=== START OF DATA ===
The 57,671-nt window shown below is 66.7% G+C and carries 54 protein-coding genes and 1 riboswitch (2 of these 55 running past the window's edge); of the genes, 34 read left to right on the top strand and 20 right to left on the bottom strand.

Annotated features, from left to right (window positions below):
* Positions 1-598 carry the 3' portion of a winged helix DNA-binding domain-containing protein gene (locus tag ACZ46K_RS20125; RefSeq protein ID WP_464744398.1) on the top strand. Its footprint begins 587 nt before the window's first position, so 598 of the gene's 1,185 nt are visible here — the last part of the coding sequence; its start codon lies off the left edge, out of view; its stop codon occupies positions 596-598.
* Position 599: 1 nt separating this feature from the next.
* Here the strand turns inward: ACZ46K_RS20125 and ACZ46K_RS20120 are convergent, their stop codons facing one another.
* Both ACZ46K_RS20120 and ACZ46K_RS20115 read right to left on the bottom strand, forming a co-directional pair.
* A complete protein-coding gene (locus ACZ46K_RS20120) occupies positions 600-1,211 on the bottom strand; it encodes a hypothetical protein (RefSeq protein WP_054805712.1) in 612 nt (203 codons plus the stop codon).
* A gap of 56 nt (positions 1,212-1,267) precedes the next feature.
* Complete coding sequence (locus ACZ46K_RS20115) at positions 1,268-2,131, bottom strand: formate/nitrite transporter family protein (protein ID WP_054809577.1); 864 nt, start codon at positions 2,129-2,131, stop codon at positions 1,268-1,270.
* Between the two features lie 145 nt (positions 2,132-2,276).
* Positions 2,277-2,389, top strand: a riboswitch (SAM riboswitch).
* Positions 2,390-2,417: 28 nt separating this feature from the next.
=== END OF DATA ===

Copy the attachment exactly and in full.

The 57,671-nt window shown below is 66.7% G+C and carries 54 protein-coding genes and 1 riboswitch (2 of these 55 running past the window's edge); of the genes, 34 read left to right on the top strand and 20 right to left on the bottom strand.

Annotated features, from left to right (window positions below):
* Positions 1-598 carry the 3' portion of a winged helix DNA-binding domain-containing protein gene (locus tag ACZ46K_RS20125; RefSeq protein ID WP_464744398.1) on the top strand. Its footprint begins 587 nt before the window's first position, so 598 of the gene's 1,185 nt are visible here — the last part of the coding sequence; its start codon lies off the left edge, out of view; its stop codon occupies positions 596-598.
* Position 599: 1 nt separating this feature from the next.
* Here the strand turns inward: ACZ46K_RS20125 and ACZ46K_RS20120 are convergent, their stop codons facing one another.
* Both ACZ46K_RS20120 and ACZ46K_RS20115 read right to left on the bottom strand, forming a co-directional pair.
* A complete protein-coding gene (locus ACZ46K_RS20120) occupies positions 600-1,211 on the bottom strand; it encodes a hypothetical protein (RefSeq protein WP_054805712.1) in 612 nt (203 codons plus the stop codon).
* A gap of 56 nt (positions 1,212-1,267) precedes the next feature.
* Complete coding sequence (locus ACZ46K_RS20115) at positions 1,268-2,131, bottom strand: formate/nitrite transporter family protein (protein ID WP_054809577.1); 864 nt, start codon at positions 2,129-2,131, stop codon at positions 1,268-1,270.
* Between the two features lie 145 nt (positions 2,132-2,276).
* Positions 2,277-2,389, top strand: a riboswitch (SAM riboswitch).
* Positions 2,390-2,417: 28 nt separating this feature from the next.